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New tests cast doubt on ‘impossible’ EmDrive

Image Credit: NASA

EmDrive may not be all it’s cracked up to be.

Researchers in Germany may have found an explanation for the thrust produced by the controversial drive.

Despite being branded as ‘impossible’ by most scientists, NASA’s electromagnetic propulsion engine has been attracting a lot of interest in recent years as a possible successor to the chemical engines traditionally used in deep space probes and other spacecraft.

First developed back in 2001 by aerospace engineer Roger Shawyer, EmDrive allegedly works by converting electrical power in to thrust without the need for propellant through a process that scientists argue is in direct violation of the laws of physics.

Test results obtained by NASA’s own Eagleworks advanced-propulsion lab have proven encouraging, however the exact mechanism responsible for producing the thrust has proven elusive.

Now though, German scientists who have built and tested their own EmDrive in a vacuum chamber have come to the conclusion that this apparent thrust is actually illusory.

Their analysis has indicated that the readings are most likely the result of ‘electromagnetic interaction’ between the device’s power cable and the Earth’s magnetic field.

While their findings don’t completely rule out EmDrive as a viable propulsion system, it does cast doubt on whether it is really quite as revolutionary as people have been making out.

Source: Space.com

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Space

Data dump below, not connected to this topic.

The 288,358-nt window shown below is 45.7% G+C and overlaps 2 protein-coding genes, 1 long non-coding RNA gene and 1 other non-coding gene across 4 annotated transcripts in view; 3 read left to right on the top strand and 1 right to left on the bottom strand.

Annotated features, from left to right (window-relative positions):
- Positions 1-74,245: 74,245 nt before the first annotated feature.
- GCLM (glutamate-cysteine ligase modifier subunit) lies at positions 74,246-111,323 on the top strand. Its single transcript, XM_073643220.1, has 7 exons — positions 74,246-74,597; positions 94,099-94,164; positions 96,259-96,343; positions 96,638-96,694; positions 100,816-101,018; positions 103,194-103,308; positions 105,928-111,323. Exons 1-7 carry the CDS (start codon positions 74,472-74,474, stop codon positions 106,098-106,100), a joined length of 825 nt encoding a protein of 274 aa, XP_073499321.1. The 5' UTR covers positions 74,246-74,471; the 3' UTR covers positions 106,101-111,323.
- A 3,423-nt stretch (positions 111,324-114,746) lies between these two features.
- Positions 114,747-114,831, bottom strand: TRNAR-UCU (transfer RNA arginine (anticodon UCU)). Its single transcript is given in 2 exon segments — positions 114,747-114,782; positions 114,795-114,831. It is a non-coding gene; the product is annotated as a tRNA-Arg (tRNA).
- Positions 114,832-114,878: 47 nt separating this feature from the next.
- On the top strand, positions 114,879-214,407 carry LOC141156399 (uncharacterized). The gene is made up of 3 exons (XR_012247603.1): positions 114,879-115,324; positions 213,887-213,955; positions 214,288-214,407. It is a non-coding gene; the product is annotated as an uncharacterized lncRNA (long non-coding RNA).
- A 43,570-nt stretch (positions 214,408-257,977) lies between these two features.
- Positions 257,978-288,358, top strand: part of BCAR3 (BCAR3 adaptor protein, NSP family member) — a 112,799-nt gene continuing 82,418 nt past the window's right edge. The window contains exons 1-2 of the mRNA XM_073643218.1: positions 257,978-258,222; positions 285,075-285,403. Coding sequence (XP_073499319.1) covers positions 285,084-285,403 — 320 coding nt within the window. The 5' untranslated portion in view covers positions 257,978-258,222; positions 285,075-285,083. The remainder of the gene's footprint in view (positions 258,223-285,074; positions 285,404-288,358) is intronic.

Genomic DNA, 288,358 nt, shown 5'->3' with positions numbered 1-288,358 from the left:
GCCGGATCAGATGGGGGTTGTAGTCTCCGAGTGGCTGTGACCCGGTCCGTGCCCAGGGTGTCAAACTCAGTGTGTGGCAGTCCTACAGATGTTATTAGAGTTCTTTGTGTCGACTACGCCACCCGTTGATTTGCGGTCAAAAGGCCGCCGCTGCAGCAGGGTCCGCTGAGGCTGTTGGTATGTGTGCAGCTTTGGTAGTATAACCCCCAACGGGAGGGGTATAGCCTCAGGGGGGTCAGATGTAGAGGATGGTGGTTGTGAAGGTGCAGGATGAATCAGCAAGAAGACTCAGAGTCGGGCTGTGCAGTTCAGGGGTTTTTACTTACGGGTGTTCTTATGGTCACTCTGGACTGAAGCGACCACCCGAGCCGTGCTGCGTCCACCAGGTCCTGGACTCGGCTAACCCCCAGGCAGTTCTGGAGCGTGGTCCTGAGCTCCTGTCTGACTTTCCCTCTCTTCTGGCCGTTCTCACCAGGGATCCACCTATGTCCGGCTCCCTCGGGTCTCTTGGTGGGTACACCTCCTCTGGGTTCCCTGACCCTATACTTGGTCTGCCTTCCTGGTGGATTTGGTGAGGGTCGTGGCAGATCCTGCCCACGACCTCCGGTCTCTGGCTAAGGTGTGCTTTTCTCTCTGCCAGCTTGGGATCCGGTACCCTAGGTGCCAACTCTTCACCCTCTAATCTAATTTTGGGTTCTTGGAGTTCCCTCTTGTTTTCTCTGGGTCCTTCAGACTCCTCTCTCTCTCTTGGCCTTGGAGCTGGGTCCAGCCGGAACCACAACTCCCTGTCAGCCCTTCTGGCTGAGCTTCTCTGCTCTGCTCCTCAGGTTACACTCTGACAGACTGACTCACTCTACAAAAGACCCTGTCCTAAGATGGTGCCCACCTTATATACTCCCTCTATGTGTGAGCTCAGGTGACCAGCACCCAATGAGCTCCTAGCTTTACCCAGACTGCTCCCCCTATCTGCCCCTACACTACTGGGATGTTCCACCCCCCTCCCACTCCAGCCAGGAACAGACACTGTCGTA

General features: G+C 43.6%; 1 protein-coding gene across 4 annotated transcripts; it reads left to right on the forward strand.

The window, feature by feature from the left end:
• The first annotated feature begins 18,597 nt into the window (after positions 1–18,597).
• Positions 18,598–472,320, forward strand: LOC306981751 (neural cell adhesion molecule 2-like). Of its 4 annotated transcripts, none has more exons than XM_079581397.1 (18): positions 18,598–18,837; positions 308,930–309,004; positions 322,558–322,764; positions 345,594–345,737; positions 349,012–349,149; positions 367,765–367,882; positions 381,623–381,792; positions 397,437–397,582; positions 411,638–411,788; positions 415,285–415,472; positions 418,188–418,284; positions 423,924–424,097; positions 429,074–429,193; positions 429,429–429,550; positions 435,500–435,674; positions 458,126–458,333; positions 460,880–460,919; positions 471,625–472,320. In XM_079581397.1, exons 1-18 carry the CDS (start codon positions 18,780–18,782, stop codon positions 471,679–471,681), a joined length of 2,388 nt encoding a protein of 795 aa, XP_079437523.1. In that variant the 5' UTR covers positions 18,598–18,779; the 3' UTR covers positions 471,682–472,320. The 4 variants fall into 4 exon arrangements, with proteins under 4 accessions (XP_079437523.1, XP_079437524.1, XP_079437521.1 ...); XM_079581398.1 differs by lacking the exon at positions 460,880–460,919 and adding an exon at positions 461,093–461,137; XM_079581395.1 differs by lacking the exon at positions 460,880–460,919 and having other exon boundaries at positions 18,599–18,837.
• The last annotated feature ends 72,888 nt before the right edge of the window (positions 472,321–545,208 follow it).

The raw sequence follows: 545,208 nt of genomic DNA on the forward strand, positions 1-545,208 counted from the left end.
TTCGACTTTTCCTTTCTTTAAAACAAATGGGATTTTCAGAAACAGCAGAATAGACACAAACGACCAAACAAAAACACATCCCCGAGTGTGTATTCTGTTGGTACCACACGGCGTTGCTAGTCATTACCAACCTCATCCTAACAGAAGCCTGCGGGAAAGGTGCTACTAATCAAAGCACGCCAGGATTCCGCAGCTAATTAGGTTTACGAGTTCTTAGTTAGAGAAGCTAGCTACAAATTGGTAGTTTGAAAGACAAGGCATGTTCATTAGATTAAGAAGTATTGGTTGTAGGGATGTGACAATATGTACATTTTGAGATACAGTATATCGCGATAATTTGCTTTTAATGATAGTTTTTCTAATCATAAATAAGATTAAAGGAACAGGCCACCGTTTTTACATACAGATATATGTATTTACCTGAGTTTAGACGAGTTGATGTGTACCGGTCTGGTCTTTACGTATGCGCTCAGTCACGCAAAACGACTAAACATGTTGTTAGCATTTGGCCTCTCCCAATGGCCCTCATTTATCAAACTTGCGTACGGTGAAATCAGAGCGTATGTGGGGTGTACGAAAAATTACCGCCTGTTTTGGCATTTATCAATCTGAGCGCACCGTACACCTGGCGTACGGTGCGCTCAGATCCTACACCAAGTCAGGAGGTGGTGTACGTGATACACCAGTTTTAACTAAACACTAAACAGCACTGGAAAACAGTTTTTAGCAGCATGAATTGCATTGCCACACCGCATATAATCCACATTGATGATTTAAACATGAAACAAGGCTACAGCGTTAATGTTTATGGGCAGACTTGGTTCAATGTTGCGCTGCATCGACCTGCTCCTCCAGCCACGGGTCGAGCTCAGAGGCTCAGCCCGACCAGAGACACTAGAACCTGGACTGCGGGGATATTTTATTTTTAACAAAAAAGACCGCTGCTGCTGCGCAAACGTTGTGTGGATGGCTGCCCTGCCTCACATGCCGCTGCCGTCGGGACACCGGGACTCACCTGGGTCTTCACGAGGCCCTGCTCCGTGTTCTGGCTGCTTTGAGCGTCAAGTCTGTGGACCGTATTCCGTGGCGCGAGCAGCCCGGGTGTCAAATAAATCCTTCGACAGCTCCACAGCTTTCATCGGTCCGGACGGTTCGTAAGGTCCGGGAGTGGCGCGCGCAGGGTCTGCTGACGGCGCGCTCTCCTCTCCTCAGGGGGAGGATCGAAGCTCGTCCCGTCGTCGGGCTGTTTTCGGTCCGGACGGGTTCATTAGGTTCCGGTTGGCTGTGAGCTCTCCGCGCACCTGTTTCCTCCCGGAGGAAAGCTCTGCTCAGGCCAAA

Ariana Grande Responds to NASA Interns Remixing Her Song

It’s no secret that Ariana Grande is a fan of space and, by extension, the folks over at NASA. And it turns out that the love is reciprocal, seeing as how a group of interns at NASA’s Johnson Space Center have just given her song “NASA” the remix treatment.

An “educational parody” of Grande’s track, the interns created an accompanying video “in order to inform the public about the amazing work going on at NASA and thee Johnson Space Center,” per its description.

Even cooler? The specific project the interns that inspired the interns is NASA’s forthcoming Artemis missions, which aims to send the first woman to the moon by 2024.

Given all of this, Grande was obviously over-the-moon about the parody. No pun intended.

“Oh my. this is so pure and special and insane,” she tweeted in response. “hi everyone over there that is doing such incredible work ! thank u for taking the time to make this ! my heart is ….. bursting.”

Watch the entire remix video for yourself, below.

Source www.papermag.com

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Space

Another Interstellar Comet Has Arrived